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The use of force in international law
The use of force in international law

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Special protection under IHL

Two groups afforded special protection are women and children.

The specific needs of women may vary according to the situation in which they find themselves during armed conflict. Although the majority of women experience armed conflict as civilians, mostly due to their traditional gender roles within the society as wives, mothers and carers, an increasing number of women take an active part in warfare, both in regular forces and guerrilla, resistance or insurgent groups. Irrespective of the roles they play, IHL attempts to provide particular protections, aimed at achieving special respect for women. Within the IHL framework, particular rules have been adopted in relation to pregnant women and mothers of young children.

Box 6 Protection for women under the Law of Geneva

The Law of Geneva provides special protection for women:

  • Mothers:
    • (Articles 14, 16, 17, 21, 22, 23 GC IV)
  • Detainees and Prisoners of War (POWs):
    • Articles 14(2), 25, 97, 108 GC III
    • Articles 76, 85, 89, 91, 97, 124, 132 GC IV
    • Articles 76(2) GC AP I
    • Articles 5(2)(a), 6(4) GC AP II.
  • Specific provisions regarding protection from wartime sexual violence:

    • Articles 27 GC IV
    • Articles 76 (1) GC AP I
    • Articles 4 (2) GC AP II
    • Common Article 3(1)(c) GC.
Described image
Figure 6 ‘Rape is cheaper than bullets’, a poster advertising campaign launched by Amnesty International to stop the use of sexual violence as a weapon of war

Activity 4

Read paragraphs 333–58 from the Report of the International Commission of Inquiry on Darfur to the United Nations Secretary-General [Tip: hold Ctrl and click a link to open it in a new tab. (Hide tip)] (UN, 2005). (UN, 2005).

  • Can you identify which rules of IHL have been violated in the situations described in the report?
  • The report states that rapes have also been committed by the Janjaweed. Are irregular armed groups bound by the rules of IHL regarding protection of women in armed conflict?
  • Do the instances of rape and other forms of sexual violence raise any questions about the adequacy of IHL in the protection of women in armed conflict? Is the law sufficient? Or is there perhaps more of a need to nurture respect for the existing law?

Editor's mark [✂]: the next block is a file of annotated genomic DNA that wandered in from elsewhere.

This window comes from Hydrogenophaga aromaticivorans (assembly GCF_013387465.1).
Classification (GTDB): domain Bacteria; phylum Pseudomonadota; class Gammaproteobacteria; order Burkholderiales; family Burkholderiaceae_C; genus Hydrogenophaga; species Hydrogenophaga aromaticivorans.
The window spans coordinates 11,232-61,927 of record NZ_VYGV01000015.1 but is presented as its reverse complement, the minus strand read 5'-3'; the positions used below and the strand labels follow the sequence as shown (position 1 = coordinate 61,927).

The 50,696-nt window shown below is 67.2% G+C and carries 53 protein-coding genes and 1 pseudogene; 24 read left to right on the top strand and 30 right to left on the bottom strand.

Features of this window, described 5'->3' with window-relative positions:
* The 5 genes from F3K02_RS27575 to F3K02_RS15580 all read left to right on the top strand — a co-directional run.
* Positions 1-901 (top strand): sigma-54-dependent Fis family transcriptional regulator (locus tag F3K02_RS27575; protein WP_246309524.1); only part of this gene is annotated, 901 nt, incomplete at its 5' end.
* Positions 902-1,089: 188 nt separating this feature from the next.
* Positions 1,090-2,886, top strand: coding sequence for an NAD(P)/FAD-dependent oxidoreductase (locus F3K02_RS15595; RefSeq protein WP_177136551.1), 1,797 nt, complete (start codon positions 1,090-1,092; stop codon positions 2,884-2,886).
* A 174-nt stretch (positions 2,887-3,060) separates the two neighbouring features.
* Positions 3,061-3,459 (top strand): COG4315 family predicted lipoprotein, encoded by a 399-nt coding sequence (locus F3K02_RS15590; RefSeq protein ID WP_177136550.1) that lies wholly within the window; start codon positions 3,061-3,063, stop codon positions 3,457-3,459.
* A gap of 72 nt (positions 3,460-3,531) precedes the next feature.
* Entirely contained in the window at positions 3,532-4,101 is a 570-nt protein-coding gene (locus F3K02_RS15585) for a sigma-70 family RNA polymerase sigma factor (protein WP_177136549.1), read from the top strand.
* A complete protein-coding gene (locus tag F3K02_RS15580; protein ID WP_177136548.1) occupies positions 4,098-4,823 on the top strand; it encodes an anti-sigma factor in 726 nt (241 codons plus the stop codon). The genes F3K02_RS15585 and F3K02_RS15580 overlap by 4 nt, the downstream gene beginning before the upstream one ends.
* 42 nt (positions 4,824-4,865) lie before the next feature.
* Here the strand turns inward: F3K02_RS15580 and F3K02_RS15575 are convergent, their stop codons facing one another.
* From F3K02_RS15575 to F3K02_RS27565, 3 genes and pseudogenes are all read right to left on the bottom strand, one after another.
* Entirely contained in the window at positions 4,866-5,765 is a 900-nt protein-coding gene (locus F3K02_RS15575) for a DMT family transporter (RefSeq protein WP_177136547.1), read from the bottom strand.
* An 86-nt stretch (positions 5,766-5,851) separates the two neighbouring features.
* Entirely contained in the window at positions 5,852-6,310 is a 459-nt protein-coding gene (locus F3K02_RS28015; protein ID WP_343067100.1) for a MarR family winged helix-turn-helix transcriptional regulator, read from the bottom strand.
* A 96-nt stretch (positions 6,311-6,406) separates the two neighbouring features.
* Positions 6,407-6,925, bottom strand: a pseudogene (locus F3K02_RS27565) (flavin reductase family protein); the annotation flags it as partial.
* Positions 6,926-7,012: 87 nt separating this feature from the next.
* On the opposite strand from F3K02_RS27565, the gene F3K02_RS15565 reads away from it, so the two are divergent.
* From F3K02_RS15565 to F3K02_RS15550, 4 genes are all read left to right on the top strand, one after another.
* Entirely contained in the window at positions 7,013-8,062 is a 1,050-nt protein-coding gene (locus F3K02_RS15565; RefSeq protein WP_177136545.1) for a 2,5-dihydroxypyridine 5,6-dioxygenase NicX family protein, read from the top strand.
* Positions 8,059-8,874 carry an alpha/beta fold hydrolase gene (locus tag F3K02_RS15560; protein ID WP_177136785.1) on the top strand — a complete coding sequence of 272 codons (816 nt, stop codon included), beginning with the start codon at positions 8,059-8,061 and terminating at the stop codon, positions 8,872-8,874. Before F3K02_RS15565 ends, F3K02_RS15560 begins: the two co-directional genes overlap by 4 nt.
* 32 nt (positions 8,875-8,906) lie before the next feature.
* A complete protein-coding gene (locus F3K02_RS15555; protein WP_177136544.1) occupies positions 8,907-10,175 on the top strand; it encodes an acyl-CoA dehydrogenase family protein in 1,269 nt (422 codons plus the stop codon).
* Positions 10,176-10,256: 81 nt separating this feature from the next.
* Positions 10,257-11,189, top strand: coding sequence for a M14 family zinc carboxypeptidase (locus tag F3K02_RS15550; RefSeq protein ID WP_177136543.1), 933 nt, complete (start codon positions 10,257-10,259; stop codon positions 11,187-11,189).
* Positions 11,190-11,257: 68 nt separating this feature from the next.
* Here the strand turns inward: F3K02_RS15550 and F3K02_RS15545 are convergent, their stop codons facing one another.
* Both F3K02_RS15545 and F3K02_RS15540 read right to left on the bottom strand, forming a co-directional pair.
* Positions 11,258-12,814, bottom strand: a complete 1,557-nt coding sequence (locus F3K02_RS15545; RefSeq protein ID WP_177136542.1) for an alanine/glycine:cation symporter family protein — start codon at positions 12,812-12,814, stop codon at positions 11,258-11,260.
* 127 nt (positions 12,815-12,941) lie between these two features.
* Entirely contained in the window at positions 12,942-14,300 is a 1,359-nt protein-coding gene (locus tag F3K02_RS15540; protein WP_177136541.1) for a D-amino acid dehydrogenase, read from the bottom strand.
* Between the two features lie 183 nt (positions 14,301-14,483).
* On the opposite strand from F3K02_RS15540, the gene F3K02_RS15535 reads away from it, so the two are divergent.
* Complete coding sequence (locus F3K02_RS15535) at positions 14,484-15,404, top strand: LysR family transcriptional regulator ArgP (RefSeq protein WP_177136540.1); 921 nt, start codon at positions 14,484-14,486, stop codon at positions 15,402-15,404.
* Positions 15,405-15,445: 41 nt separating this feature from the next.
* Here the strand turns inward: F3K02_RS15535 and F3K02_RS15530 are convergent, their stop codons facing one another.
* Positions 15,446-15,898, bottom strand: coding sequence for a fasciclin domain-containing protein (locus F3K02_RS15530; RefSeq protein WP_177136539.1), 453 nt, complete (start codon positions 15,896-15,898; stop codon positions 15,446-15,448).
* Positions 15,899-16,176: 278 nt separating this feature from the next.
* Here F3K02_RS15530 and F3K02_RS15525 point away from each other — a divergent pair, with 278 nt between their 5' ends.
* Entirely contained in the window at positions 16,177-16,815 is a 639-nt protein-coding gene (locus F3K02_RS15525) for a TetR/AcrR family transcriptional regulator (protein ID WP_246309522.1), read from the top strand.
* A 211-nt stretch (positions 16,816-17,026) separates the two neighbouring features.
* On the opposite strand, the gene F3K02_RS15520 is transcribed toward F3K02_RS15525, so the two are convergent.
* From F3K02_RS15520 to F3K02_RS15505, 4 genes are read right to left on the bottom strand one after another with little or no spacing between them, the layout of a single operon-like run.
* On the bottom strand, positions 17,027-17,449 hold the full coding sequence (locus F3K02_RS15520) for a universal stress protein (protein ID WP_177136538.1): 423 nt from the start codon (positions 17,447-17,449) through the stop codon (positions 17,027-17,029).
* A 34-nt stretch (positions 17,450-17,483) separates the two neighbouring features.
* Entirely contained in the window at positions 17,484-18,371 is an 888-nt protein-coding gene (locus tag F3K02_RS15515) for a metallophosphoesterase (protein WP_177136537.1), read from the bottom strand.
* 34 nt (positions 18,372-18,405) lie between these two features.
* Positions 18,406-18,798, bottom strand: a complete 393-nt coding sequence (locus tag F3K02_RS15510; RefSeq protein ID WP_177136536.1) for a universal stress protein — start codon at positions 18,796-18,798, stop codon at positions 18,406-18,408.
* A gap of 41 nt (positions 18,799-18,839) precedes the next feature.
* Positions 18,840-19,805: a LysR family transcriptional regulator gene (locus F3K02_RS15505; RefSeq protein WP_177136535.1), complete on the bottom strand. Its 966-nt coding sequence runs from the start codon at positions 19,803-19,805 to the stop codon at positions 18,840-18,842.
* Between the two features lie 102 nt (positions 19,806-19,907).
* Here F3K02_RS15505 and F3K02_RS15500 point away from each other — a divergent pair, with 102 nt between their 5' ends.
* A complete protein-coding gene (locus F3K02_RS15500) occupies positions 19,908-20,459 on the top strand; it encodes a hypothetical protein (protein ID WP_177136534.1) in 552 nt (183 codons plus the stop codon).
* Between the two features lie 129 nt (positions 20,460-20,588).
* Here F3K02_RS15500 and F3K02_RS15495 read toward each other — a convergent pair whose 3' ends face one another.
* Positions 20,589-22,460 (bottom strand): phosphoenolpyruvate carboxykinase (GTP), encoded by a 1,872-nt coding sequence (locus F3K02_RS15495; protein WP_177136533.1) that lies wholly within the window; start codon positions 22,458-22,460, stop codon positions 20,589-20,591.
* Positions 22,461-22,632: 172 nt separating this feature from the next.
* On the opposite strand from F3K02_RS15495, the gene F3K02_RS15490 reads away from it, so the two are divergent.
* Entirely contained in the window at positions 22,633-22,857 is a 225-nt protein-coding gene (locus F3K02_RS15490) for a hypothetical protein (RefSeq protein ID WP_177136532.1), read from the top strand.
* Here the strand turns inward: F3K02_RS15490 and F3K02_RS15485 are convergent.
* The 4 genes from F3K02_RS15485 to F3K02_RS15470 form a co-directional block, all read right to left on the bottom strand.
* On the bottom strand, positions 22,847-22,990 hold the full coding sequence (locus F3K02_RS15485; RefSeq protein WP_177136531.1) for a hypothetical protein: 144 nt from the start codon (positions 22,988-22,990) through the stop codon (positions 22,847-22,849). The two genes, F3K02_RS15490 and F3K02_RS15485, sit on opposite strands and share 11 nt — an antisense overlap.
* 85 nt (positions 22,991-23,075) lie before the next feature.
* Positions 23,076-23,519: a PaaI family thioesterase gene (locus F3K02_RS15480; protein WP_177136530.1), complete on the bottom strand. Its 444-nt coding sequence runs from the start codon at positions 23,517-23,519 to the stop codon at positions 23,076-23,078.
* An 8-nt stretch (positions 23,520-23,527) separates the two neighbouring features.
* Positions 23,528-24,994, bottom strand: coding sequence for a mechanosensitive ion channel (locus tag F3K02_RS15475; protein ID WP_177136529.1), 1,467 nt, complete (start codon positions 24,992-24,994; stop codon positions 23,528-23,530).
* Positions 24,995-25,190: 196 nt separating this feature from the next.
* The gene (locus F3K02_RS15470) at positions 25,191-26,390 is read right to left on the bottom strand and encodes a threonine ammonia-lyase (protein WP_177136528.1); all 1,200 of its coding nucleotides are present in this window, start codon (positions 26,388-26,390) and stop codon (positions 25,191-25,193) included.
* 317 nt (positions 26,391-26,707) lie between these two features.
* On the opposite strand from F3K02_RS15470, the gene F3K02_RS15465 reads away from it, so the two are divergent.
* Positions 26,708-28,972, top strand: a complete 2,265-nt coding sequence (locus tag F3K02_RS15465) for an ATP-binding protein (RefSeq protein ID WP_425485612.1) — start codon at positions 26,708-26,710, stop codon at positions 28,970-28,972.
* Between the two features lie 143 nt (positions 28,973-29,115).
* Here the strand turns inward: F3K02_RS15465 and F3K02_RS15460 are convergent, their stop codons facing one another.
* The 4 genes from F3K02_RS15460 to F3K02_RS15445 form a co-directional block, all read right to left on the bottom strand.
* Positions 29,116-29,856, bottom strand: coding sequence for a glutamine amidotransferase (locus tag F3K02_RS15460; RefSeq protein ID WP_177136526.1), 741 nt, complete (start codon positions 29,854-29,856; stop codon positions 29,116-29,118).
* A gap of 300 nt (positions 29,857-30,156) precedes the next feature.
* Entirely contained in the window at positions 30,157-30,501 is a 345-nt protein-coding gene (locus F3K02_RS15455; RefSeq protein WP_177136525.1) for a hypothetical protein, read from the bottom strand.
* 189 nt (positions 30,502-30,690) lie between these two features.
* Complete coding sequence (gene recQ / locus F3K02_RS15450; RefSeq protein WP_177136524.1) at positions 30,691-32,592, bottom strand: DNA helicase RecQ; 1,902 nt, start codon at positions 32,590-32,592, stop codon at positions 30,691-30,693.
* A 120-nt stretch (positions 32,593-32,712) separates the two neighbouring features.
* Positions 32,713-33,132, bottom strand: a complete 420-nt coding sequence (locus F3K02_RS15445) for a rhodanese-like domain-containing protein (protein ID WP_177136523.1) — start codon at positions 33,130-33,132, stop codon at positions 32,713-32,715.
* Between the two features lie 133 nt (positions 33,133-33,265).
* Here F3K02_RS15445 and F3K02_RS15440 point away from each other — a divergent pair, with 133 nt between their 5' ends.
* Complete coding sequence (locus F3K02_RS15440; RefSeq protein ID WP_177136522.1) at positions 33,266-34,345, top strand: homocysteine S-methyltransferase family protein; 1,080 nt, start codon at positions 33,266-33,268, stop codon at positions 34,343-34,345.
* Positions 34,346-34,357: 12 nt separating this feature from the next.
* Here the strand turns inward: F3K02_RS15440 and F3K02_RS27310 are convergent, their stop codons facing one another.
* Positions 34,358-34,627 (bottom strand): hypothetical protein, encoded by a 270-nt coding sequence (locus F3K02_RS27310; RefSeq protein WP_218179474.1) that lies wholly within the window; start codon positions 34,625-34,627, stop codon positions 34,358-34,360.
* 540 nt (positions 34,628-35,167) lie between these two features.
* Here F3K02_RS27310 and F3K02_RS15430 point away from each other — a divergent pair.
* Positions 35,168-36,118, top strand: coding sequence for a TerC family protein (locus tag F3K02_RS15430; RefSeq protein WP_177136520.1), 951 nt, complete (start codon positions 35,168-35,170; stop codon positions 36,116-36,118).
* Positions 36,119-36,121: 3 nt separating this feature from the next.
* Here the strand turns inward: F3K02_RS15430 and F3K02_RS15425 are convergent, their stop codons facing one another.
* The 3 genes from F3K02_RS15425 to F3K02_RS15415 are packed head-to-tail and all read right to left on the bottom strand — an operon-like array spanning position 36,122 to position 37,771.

Rape and other forms of sexual violence have been used as a weapon of war for millennia. The aim of using sexual violence in conflict is to victimise women and also to assert domination over the enemy. Furthermore, it is a psychological wartime tactic, which purports to attack and weaken the entire community to which the victim belongs. From a socio-cultural perspective, sexual violence is used to assert specific political goals by means of humiliation, degradation and the terrorisation of a particular social group.

The report describes several situations involving the use of rape and other forms of sexual violence during the civil war in Darfur. The use of sexual violence in armed conflict (both internal and international) is explicitly prohibited by IHL and this rule is binding on all parties to armed conflict. In the context of an NIAC, Common Article 3 of the Geneva Conventions prohibits ‘violence to life and person, in particular [...] cruel treatment and torture’ and ‘outrages upon personal dignity, in particular humiliating and degrading treatment’. Although Sudan is not a party to GC AP II, the customary rules of IHL, including the prohibition of the use of sexual violence, are applicable and fully binding on those involved in armed conflict.

All parties are bound by the core principles of IHL, especially the principle of distinction (see para. 339 of the report) and the principle of differentiation. Furthermore, international law prohibits and criminalizes sexual violence, in particular rape as a war crime and/or a crime against humanity. The use of  sexual violence as a weapon of war has been condemned on an international level (UN Security Council Resolutions 1325 of 31 October 2000 and 1820 of 19 June 2008) and numerous calls have been made to stop this practice.